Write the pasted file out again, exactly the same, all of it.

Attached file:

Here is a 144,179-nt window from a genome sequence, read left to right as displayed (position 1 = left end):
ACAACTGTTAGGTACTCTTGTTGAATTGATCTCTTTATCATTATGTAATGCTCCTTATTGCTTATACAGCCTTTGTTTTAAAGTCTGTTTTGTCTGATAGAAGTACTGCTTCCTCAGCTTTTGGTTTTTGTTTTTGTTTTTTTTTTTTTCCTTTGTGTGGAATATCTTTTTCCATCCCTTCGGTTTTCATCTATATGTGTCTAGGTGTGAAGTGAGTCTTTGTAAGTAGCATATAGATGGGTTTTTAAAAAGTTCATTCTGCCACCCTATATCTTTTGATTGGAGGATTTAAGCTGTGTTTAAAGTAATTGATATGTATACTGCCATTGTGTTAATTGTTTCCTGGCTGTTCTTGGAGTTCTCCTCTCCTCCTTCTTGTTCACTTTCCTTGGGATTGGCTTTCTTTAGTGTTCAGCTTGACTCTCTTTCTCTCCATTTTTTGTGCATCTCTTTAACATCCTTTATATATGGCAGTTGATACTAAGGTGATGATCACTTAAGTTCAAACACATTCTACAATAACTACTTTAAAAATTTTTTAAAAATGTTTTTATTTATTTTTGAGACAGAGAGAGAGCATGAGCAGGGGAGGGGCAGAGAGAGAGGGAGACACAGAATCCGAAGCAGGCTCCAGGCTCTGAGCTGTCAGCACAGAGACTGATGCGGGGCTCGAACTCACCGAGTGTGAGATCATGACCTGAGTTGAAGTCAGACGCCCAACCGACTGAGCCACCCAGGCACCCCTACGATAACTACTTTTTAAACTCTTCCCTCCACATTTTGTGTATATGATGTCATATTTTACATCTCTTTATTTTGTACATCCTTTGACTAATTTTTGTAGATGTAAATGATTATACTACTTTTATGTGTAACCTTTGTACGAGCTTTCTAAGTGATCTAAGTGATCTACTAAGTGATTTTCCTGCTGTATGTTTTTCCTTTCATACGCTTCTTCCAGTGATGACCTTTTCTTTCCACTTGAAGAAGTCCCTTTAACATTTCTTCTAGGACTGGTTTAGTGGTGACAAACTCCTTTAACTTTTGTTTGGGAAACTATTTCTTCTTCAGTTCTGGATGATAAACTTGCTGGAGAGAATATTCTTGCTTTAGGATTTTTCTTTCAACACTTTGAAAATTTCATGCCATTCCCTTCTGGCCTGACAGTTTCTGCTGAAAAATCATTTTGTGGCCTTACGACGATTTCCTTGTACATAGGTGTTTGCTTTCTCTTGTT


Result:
Here is a 144,179-nt window from a genome sequence, read left to right as displayed (position 1 = left end):
ACAACTGTTAGGTACTCTTGTTGAATTGATCTCTTTATCATTATGTAATGCTCCTTATTGCTTATACAGCCTTTGTTTTAAAGTCTGTTTTGTCTGATAGAAGTACTGCTTCCTCAGCTTTTGGTTTTTGTTTTTGTTTTTTTTTTTTTCCTTTGTGTGGAATATCTTTTTCCATCCCTTCGGTTTTCATCTATATGTGTCTAGGTGTGAAGTGAGTCTTTGTAAGTAGCATATAGATGGGTTTTTAAAAAGTTCATTCTGCCACCCTATATCTTTTGATTGGAGGATTTAAGCTGTGTTTAAAGTAATTGATATGTATACTGCCATTGTGTTAATTGTTTCCTGGCTGTTCTTGGAGTTCTCCTCTCCTCCTTCTTGTTCACTTTCCTTGGGATTGGCTTTCTTTAGTGTTCAGCTTGACTCTCTTTCTCTCCATTTTTTGTGCATCTCTTTAACATCCTTTATATATGGCAGTTGATACTAAGGTGATGATCACTTAAGTTCAAACACATTCTACAATAACTACTTTAAAAATTTTTTAAAAATGTTTTTATTTATTTTTGAGACAGAGAGAGAGCATGAGCAGGGGAGGGGCAGAGAGAGAGGGAGACACAGAATCCGAAGCAGGCTCCAGGCTCTGAGCTGTCAGCACAGAGACTGATGCGGGGCTCGAACTCACCGAGTGTGAGATCATGACCTGAGTTGAAGTCAGACGCCCAACCGACTGAGCCACCCAGGCACCCCTACGATAACTACTTTTTAAACTCTTCCCTCCACATTTTGTGTATATGATGTCATATTTTACATCTCTTTATTTTGTACATCCTTTGACTAATTTTTGTAGATGTAAATGATTATACTACTTTTATGTGTAACCTTTGTACGAGCTTTCTAAGTGATCTAAGTGATCTACTAAGTGATTTTCCTGCTGTATGTTTTTCCTTTCATACGCTTCTTCCAGTGATGACCTTTTCTTTCCACTTGAAGAAGTCCCTTTAACATTTCTTCTAGGACTGGTTTAGTGGTGACAAACTCCTTTAACTTTTGTTTGGGAAACTATTTCTTCTTCAGTTCTGGATGATAAACTTGCTGGAGAGAATATTCTTGCTTTAGGATTTTTCTTTCAACACTTTGAAAATTTCATGCCATTCCCTTCTGGCCTGACAGTTTCTGCTGAAAAATCATTTTGTGGCCTTACGACGATTTCCTTGTACATAGGTGTTTGCTTTCTCTTGTT